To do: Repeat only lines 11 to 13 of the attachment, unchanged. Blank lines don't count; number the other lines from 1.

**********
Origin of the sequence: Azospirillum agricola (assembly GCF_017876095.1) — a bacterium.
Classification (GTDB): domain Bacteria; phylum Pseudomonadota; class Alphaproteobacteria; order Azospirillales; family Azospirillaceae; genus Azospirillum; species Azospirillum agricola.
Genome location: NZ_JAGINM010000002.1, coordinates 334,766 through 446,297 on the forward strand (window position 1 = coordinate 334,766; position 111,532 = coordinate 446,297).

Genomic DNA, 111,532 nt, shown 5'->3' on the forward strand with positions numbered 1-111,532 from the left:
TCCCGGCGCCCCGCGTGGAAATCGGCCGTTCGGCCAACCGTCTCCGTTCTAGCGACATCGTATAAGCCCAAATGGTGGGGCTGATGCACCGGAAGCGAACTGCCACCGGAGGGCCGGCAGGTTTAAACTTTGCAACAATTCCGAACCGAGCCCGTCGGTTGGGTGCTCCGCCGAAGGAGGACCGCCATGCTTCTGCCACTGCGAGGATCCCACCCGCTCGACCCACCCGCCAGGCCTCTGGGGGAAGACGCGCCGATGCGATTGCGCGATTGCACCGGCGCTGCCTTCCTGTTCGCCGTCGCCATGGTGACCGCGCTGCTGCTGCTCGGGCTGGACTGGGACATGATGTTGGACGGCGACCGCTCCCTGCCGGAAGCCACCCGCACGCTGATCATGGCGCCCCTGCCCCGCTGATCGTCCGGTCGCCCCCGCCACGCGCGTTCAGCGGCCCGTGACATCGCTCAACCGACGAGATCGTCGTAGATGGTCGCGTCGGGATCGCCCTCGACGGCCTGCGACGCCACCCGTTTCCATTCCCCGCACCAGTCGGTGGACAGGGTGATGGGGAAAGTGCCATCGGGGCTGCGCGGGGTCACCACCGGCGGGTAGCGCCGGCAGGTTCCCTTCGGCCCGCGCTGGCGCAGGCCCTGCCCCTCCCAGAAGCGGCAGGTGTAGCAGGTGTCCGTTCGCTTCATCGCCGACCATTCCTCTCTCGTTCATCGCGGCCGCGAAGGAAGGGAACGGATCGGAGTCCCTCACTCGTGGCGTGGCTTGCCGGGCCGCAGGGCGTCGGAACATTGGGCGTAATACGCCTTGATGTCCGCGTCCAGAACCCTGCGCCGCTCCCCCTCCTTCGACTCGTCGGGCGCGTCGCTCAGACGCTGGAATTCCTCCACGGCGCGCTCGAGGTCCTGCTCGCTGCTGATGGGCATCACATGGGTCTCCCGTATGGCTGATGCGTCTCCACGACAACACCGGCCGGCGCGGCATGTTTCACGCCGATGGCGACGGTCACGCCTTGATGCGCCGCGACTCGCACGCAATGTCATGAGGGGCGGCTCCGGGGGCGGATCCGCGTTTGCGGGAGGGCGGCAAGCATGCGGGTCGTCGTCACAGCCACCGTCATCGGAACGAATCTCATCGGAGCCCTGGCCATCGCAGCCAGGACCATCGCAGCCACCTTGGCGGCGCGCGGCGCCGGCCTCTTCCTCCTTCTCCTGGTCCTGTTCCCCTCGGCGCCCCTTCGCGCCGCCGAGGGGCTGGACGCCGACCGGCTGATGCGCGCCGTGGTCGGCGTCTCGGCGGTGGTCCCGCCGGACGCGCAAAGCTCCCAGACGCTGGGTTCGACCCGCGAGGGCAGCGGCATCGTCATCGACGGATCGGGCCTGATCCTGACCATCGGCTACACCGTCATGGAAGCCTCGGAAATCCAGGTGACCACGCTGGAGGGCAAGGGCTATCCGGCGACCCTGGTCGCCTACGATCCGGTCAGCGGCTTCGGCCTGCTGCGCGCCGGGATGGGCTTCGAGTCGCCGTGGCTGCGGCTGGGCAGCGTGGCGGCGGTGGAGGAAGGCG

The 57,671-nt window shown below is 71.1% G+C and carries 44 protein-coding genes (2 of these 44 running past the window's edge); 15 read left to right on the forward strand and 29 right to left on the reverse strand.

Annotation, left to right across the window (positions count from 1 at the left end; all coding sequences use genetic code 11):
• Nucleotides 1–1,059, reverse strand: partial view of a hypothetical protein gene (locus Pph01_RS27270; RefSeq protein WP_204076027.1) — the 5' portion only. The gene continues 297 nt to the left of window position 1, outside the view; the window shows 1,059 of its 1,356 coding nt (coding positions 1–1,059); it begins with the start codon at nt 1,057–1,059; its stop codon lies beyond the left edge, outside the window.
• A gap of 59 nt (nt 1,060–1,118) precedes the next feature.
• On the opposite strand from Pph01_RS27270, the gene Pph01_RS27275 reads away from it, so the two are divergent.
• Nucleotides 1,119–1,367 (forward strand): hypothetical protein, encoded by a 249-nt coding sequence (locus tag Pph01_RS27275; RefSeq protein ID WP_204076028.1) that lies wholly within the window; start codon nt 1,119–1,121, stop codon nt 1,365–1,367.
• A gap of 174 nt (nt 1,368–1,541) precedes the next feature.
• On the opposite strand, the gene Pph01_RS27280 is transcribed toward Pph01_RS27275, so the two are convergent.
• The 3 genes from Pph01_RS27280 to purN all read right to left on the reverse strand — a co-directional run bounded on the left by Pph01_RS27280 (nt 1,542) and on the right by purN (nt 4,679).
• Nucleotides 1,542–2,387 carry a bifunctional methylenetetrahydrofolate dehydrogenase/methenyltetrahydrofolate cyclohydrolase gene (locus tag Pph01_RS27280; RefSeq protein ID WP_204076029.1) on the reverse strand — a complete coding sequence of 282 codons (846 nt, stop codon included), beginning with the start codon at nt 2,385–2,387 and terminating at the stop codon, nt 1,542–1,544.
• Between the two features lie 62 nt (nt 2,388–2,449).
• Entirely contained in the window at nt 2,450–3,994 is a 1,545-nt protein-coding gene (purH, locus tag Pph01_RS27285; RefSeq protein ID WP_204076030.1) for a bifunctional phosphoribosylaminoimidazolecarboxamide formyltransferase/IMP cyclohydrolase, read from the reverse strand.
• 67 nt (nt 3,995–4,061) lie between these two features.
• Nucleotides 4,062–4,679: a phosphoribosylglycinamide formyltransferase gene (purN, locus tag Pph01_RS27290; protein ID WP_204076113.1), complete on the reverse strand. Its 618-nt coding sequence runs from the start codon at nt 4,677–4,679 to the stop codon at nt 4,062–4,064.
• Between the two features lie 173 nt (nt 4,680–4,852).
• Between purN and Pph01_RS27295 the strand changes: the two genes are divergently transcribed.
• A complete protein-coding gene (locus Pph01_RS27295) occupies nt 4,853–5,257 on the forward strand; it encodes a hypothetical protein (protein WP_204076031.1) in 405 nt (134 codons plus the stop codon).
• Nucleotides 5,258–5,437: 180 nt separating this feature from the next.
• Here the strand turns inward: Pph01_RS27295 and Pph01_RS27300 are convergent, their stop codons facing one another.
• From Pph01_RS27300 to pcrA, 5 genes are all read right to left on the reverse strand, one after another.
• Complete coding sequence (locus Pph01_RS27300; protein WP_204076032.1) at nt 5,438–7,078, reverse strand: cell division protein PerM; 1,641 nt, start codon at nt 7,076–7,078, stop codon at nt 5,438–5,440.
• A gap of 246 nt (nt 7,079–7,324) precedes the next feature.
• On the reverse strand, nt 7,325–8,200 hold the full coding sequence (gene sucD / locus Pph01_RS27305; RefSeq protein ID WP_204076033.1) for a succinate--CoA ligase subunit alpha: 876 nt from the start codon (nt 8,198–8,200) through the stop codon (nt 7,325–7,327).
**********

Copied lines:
• Nucleotides 1,119–1,367 (forward strand): hypothetical protein, encoded by a 249-nt coding sequence (locus tag Pph01_RS27275; RefSeq protein ID WP_204076028.1) that lies wholly within the window; start codon nt 1,119–1,121, stop codon nt 1,365–1,367.
• A gap of 174 nt (nt 1,368–1,541) precedes the next feature.
• On the opposite strand, the gene Pph01_RS27280 is transcribed toward Pph01_RS27275, so the two are convergent.